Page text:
Business News for the Mississippi Delta

Archie Tucker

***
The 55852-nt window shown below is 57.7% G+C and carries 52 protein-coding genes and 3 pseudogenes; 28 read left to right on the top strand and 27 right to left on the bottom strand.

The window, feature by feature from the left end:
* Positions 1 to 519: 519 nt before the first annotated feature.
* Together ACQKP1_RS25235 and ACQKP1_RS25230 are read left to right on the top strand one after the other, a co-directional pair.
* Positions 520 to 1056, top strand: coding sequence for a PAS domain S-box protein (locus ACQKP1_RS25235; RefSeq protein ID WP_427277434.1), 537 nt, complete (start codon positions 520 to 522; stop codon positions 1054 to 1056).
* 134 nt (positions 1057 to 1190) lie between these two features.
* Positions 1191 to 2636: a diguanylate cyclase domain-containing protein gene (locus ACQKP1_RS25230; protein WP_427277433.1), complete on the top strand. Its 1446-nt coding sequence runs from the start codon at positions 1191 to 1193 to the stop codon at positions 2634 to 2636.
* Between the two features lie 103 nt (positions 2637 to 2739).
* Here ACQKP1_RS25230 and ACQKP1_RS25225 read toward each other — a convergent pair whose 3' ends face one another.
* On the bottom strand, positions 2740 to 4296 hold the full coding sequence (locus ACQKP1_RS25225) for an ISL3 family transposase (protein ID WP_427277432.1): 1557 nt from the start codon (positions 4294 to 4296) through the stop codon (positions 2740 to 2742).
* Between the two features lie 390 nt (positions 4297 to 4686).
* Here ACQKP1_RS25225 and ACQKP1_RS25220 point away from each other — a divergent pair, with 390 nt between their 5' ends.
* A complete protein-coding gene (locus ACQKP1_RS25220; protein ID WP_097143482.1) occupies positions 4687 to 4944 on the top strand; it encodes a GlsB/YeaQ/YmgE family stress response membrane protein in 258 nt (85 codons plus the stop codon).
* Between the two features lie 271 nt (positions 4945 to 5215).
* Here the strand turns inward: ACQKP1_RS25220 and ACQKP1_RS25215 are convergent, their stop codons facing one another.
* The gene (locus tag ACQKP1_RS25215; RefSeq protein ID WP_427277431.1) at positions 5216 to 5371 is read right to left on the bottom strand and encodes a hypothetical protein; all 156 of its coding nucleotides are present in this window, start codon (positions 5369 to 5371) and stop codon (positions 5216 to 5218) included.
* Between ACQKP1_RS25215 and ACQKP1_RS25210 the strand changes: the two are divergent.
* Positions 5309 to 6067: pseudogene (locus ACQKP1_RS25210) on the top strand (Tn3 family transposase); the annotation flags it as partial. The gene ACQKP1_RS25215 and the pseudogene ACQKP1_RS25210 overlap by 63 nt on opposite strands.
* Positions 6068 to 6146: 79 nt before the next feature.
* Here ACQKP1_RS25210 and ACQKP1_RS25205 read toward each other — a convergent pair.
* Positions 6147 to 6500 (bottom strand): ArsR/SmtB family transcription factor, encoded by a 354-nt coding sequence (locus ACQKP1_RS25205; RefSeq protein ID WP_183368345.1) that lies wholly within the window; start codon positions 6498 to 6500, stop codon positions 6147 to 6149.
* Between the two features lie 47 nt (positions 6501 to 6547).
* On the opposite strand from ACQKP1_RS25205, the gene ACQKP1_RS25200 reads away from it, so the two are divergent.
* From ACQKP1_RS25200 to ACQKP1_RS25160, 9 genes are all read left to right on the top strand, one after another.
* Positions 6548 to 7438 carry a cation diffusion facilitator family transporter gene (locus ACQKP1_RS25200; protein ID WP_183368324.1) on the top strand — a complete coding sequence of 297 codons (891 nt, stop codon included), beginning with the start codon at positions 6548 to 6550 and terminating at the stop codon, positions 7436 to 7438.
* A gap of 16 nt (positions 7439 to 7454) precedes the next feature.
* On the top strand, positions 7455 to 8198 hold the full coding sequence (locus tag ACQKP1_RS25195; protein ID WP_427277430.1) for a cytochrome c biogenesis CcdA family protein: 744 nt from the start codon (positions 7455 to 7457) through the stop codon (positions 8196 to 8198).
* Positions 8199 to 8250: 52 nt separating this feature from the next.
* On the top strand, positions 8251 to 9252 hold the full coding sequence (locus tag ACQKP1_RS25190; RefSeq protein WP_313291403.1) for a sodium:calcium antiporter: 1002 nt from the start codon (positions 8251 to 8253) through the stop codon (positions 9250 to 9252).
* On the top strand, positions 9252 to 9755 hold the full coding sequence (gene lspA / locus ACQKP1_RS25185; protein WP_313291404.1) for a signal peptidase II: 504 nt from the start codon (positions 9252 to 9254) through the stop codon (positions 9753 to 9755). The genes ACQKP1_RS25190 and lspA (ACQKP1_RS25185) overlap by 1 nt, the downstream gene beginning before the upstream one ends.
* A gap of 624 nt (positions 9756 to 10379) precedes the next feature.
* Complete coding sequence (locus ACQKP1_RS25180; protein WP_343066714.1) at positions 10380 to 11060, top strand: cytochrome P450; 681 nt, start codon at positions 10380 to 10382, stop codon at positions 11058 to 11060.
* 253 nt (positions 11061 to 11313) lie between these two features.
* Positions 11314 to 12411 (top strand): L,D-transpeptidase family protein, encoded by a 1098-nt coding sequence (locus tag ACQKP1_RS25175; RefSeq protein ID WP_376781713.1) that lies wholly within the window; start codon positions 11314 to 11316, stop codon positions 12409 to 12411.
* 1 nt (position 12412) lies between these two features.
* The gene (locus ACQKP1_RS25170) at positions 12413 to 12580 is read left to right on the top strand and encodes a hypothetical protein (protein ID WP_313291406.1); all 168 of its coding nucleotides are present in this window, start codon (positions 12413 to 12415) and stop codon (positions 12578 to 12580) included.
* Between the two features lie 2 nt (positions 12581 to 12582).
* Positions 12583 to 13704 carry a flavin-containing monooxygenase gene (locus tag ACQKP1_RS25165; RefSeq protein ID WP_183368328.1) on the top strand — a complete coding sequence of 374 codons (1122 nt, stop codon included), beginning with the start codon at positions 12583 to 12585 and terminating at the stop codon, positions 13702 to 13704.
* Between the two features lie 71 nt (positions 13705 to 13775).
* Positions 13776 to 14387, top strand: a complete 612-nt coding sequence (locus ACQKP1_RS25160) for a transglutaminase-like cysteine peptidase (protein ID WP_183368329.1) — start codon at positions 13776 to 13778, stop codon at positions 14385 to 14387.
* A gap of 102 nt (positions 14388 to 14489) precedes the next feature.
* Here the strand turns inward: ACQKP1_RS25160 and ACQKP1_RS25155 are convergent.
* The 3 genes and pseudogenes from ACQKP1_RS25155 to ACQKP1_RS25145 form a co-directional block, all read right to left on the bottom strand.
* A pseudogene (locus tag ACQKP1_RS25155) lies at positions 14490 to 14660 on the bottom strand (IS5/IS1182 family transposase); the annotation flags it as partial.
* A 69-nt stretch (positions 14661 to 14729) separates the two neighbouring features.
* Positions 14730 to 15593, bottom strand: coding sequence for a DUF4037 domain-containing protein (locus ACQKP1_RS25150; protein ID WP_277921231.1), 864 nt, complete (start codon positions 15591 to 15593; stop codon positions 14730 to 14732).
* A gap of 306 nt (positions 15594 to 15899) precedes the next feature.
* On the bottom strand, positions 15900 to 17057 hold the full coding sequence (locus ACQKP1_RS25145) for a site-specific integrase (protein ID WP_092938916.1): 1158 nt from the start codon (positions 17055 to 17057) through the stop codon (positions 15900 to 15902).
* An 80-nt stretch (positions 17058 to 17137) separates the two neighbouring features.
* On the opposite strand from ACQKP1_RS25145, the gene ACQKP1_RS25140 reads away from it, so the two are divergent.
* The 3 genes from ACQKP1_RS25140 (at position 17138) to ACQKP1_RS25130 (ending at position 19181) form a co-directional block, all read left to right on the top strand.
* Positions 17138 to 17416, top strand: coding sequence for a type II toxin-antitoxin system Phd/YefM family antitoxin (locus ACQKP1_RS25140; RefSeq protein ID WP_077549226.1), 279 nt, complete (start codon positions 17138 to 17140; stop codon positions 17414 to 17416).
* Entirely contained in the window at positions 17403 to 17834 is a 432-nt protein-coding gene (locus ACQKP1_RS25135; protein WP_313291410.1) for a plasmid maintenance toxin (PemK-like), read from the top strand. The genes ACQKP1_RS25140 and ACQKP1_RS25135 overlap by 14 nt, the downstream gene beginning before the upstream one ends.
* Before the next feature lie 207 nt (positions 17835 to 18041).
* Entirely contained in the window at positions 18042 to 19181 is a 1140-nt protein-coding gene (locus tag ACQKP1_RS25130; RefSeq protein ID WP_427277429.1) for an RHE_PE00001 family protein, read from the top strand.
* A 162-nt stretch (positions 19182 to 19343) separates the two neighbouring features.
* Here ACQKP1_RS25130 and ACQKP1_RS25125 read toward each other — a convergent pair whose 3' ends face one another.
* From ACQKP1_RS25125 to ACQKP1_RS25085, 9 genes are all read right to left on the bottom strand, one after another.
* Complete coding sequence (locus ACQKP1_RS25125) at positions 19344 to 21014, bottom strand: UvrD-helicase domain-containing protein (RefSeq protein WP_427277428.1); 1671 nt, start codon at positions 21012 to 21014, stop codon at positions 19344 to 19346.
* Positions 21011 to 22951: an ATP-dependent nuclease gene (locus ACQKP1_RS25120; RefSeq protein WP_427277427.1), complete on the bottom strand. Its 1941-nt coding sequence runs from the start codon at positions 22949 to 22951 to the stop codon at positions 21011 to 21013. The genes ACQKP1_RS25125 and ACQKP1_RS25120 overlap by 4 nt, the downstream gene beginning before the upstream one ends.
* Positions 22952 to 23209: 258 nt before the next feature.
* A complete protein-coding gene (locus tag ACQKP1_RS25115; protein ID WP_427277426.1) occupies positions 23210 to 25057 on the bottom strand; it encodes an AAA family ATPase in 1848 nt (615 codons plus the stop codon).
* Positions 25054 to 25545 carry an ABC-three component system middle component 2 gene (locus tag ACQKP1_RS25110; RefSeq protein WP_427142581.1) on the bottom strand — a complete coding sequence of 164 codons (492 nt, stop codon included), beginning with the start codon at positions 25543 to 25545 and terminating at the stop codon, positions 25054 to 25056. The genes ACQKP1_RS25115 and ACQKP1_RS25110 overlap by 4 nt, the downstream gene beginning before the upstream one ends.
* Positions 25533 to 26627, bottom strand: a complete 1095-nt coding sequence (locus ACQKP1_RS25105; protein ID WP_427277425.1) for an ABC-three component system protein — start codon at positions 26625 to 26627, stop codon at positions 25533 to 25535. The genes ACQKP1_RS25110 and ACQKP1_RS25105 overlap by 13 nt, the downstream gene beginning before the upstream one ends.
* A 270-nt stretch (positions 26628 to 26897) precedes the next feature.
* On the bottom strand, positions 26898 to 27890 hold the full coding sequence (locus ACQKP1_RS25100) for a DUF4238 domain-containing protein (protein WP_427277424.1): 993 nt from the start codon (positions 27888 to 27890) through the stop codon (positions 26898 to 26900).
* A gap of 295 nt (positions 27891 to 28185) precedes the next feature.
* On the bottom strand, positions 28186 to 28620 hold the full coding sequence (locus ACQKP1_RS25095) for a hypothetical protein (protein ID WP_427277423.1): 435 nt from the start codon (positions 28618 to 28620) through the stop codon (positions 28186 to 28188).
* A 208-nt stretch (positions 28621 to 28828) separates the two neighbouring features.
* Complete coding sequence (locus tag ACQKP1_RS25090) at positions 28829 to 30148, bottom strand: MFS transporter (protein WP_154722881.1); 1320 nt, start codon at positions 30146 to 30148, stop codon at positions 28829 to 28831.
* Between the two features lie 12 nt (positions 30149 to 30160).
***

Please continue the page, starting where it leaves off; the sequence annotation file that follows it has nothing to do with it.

Leading the Way for USDA-ARS in the Southeast Area By Becky Gillette  •  Photography by Johnny Jennings  L eland native Archie Tucker started out as a sixteen-year-old high school student working as a biological aide in the Southern Insect Management Research Unit at the USDA Agricultural Research Service (ARS) at Stoneville. He rode his bike five minutes to work that involved rearing large numbers of agricultural pests in a controlled environment—something that hadn’t been done before—which involved developing an artificial insect diet, and determining appropriate environmental conditions such as temperature, lighting, and humidity. The purpose of the project was to rear large quantities of insects to be used by entomologists in field studies across the Southeast and in the Virgin Islands. “I was always fascinated by doing things that have never been done before,” says Tucker. “I was working around all these Ph.D. scientists and people from all over the world. It made me hungry for working in that kind of environment.” After graduating from Leland High School, he earned a B.S. degree in business administration from Mississippi Valley State University (MVSU). Then he spent the next forty-seven years working at the ARS in Stoneville climbing the ranks to serve as Biological Laboratory Technician, Area Property Management Officer, Assistant Area Director, Deputy Area Director, Area Administrative Officer, and Associate Area Director. He is now Area Director for the Southeast Area of ARS headquartered in Stoneville, which covers nine southeastern states and Puerto Rico. He oversees the work of 1,542 full-time personnel including 482 Ph.D. scientists at twenty-seven different research locations with an annual budget of $325.5 million. National ARS Administrator Simon Liu, Ph.D., says Tucker wears many hats with great success.  “He is particularly skilled at partnering with our stakeholders,” says Liu. “He always wants to learn as much as possible about the issues that are important to them and figure out how ARS can help solve those issues. He also has a firm commitment to working with schools and universities to train the next generation of scientists and support staff who will be needed to ensure ARS continues to excel at supporting farmers, consumers, and industry regionally and nationally.”

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